Evolutionary Potential: The Story of the Human Body: Daniel E. Liberman

1097 Words 5 Pages
The story of the human body is one of great advancement, and cultural progress, but are we living up to our evolutionary potential? Lieberman’s book asserts that we are not living up to this potential for a variety of reasons. One way that Lieberman addresses this issue is to speak about the evolution of the human species; from the very earliest human like primates, to the big brained Homo sapiens that are the sole species of human to exist today. A major advancement, in primitive humans was the transition from knuckle walking to becoming bi-pedal animals. He also mentions the transitions from hunter- gatherer culture to the agriculturally centered society, which began once humans started to gather together into more permanent …show more content…
The two topics covered in the most detail, and using the soundest methodology are: Evolutionary history, and the concept of mismatch diseases. Evolutionary biology had sound methodology and great detail because the writer has significant background information, as well as experience dealing in this concept. The idea of mismatch diseases however is a newer idea that he investigates thoroughly in the book. He uses in example, the current gene-environment interactions that are known to influence phenotypical expression of certain genes; such as the interaction that causes the expression of type II diabetes. The lower levels of exercise and our highly processed foods along with, gene predispositions have provided us with a society, or environment that our bodies are maladapted for, making us sick. Some of the strengths of this approach are that it is mainly empirically organized, providing the reader with facts, and tables, but this is limited because when using this method one can only provide facts, sometimes leaving out explanations due to the need for further information. Another way to investigate the issue, or the way a health psychologist would have addressed these issues would have been more focused on the mismatch disease epidemiology, and the social support changes from hunter-gatherer to agricultural health, helping to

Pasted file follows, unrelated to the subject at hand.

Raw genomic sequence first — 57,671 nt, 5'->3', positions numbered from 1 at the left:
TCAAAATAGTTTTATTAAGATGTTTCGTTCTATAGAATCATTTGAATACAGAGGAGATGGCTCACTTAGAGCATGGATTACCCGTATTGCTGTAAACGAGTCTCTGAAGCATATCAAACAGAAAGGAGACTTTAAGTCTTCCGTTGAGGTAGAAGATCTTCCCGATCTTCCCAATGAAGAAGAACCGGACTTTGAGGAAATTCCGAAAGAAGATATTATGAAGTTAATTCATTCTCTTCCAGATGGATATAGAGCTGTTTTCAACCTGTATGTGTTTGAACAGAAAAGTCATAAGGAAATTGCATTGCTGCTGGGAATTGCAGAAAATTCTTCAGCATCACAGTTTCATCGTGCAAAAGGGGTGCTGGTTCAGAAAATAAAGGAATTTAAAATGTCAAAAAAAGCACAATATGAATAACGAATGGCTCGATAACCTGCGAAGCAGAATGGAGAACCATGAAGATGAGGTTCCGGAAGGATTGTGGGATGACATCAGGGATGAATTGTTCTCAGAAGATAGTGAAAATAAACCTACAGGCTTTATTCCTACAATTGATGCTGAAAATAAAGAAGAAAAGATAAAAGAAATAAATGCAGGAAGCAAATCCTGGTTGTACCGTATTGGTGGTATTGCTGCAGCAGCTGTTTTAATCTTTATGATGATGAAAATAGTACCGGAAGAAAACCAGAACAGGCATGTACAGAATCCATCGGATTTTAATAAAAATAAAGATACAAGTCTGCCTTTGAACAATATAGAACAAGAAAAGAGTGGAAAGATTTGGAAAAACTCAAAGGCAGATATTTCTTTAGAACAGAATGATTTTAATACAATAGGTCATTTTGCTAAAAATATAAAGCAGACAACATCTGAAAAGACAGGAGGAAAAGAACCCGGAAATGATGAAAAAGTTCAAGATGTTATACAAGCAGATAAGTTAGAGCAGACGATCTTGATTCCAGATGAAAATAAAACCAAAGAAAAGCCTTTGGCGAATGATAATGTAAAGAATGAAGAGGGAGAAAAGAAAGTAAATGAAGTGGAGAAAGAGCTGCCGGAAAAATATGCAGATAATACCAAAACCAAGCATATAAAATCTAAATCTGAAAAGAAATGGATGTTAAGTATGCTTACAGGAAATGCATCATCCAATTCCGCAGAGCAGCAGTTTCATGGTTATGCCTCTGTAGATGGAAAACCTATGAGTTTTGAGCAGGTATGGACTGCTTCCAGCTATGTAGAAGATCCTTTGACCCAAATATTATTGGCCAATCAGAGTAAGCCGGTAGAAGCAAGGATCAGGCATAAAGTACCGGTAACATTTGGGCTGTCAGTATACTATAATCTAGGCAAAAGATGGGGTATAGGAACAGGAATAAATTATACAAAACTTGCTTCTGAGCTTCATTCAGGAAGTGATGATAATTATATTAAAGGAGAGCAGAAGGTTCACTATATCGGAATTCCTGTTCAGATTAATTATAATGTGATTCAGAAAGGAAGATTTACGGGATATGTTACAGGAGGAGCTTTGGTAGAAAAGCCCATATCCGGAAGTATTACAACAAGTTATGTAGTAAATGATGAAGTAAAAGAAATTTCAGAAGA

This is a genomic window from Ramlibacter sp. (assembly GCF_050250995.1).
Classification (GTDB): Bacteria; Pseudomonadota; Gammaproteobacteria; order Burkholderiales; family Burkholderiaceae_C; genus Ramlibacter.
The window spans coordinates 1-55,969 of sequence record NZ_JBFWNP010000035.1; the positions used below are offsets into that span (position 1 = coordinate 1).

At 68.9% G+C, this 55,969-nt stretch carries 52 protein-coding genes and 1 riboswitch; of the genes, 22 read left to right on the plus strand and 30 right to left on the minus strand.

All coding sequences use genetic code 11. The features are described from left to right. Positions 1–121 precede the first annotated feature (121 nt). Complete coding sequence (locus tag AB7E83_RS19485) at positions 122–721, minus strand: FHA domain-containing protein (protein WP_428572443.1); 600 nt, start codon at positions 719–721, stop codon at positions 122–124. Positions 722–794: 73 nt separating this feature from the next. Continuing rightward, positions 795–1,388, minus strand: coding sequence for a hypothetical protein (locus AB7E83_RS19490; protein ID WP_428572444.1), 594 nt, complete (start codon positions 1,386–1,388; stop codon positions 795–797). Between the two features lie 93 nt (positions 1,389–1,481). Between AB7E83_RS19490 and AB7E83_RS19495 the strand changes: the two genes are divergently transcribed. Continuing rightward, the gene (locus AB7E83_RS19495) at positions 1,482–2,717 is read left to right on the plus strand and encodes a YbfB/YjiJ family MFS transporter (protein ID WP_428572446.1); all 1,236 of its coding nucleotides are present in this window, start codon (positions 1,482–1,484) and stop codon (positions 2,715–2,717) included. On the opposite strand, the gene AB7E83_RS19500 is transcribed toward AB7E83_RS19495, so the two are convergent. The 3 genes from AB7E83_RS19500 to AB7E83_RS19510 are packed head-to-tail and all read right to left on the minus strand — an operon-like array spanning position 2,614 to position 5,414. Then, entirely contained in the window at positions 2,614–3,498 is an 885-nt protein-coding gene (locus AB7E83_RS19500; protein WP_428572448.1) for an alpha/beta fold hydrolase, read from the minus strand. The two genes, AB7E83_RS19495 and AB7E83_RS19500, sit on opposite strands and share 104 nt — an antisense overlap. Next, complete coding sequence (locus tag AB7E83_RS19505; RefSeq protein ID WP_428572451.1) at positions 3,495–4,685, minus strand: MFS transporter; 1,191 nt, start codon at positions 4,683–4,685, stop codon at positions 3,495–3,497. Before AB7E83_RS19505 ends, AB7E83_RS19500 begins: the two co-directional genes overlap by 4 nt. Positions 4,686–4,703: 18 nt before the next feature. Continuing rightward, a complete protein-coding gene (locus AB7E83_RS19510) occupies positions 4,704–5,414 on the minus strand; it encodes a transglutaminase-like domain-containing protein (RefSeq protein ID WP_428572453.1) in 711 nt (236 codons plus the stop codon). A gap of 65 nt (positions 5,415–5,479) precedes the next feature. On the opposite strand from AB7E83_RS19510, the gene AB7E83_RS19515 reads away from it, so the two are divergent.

Related Documents